5 unpeeled oranges
1 unpeeled grapefruit
36 cloves
1/4 pound of sugar
2 bottles of red wine
1 bottle of port

Wash the fruit and oven bake until brownish. Turn once. Put fruit into a warmed earthenware bowl with six cloves stuck into each.

Add the sugar and pour in the wine – not the port.

Cover and leave in a warm place for a day.

Squeeze the fruit into the wine and strain.

Add the port and heat. DO NOT BOIL!

While this recipe can be found elsewhere on the internet, it is worthy of note that modern knowledge of the drink (which has long since fallen out of vogue) stems from Cedric Dickens’ excellent Drinking with Dickens, which contains recipes for all of the drinks mentioned in the books of his great-grandfather, Charles Dickens.

Having tried this last year in good New Years’ company, my personal recommendations for a good bowl of bishop are to heat the mixture to a *very* low temperature, and to serve immediately. Adding a small amount of higher-proof spirits, such as applejack, kirschwasser, or even rum (stay away from vodka, gin, tequila, etc.), gives the beverage an additional kick or can compensate for being slow with a ladle, as the alcohol in the beverage can boil away very quickly if you are not careful.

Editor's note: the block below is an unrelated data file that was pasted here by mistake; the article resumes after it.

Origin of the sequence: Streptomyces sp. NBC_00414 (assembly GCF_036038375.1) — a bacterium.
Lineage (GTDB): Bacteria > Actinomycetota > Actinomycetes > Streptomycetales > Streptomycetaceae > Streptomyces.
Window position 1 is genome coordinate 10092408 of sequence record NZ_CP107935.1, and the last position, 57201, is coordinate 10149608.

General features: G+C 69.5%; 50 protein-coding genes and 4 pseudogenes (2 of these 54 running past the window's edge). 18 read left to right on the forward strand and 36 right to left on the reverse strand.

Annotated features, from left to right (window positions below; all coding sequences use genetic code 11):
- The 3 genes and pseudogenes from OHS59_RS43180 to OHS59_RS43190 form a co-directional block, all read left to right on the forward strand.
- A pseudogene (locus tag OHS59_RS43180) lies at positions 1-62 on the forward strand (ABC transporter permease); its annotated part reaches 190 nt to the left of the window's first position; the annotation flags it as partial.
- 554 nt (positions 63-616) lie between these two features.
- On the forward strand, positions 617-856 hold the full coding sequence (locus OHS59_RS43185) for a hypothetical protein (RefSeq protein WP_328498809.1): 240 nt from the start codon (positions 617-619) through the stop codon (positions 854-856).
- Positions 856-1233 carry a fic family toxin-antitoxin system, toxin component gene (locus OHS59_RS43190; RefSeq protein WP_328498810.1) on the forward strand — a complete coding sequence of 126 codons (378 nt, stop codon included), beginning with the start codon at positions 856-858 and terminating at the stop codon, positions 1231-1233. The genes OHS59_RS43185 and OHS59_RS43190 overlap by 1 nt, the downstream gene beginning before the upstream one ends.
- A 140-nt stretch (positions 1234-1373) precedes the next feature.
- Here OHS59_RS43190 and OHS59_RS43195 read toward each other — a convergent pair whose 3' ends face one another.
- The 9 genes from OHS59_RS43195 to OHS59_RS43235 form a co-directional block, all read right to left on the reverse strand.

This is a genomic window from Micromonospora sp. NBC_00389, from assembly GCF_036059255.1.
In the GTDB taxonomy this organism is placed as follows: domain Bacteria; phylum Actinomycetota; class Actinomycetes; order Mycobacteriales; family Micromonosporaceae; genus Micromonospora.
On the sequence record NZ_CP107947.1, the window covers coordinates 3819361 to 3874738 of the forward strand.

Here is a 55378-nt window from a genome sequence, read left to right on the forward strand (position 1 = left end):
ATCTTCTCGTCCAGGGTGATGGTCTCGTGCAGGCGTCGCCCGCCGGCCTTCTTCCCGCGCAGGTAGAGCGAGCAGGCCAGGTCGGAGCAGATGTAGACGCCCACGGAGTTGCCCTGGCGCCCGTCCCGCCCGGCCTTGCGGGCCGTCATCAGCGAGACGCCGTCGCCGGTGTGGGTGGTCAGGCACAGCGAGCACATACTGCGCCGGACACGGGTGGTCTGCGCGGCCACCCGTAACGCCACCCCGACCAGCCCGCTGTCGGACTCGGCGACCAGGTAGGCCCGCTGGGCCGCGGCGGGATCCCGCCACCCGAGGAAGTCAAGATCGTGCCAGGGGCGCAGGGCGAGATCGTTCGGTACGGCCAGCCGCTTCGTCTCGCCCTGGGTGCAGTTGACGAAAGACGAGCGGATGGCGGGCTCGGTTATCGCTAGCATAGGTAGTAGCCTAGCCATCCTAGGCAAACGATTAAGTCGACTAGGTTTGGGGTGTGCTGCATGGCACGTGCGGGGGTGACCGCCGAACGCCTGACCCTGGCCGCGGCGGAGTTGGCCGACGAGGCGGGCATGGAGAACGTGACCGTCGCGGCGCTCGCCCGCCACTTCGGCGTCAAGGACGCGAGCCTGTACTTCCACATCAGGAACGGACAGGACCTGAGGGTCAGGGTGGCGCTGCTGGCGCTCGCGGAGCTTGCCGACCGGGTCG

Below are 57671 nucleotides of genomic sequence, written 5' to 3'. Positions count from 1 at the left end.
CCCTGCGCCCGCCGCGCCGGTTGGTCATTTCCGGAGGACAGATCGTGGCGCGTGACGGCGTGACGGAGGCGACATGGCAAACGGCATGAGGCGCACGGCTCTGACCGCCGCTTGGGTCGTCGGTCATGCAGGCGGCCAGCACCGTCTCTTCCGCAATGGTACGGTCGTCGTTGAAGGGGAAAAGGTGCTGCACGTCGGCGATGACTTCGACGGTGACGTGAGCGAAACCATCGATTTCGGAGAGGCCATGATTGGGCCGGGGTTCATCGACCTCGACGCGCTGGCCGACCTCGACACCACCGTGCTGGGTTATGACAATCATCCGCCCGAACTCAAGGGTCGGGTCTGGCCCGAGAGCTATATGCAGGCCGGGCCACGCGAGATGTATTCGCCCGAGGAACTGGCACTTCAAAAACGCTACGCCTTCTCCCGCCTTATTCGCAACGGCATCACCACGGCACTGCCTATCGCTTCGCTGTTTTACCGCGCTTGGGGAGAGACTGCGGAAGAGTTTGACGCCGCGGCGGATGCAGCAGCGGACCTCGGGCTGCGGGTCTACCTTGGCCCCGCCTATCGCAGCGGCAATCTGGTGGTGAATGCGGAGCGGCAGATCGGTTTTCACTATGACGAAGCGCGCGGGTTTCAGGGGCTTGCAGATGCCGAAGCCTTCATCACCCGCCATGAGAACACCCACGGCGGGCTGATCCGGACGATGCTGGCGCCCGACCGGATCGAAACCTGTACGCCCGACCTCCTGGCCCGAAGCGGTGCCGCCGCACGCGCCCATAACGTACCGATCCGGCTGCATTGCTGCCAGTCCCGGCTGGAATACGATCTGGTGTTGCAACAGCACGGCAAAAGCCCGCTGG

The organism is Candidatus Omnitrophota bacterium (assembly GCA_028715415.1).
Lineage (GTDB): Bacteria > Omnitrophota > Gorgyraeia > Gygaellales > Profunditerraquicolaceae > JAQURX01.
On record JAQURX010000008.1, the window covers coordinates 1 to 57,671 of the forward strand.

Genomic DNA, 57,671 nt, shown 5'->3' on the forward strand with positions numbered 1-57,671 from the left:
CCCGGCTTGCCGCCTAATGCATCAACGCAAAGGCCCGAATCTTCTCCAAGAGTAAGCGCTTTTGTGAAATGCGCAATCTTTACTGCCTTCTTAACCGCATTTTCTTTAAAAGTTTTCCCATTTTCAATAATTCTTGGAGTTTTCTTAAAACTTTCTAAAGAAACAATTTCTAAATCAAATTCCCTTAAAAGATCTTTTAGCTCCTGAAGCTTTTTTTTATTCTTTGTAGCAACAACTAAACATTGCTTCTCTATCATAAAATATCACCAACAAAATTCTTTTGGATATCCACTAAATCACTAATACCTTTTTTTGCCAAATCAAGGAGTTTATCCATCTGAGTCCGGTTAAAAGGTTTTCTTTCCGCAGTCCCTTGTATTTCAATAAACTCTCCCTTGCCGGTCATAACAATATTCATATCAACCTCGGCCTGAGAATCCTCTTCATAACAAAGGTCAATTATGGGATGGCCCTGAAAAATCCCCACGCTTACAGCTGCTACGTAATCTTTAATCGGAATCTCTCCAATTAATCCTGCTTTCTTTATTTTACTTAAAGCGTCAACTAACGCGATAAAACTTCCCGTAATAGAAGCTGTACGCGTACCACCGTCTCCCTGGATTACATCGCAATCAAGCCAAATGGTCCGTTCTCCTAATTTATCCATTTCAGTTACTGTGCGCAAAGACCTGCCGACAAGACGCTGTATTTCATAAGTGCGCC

So when you are ready to indulge the holiday spirit in a decidedly non-Pumblechookian manner, pour yourself a mug of smoking bishop.

“A merry Christmas, Bob!” said Scrooge, with an earnestness that could not be mistaken, as he clapped him on the back. “A merrier Christmas, Bob, my good fellow, than I have given you, for many a year! I’ll raise your salary, and endeavour to assist your struggling family, and we will discuss your affairs this very afternoon, over a Christmas bowl of smoking bishop, Bob!”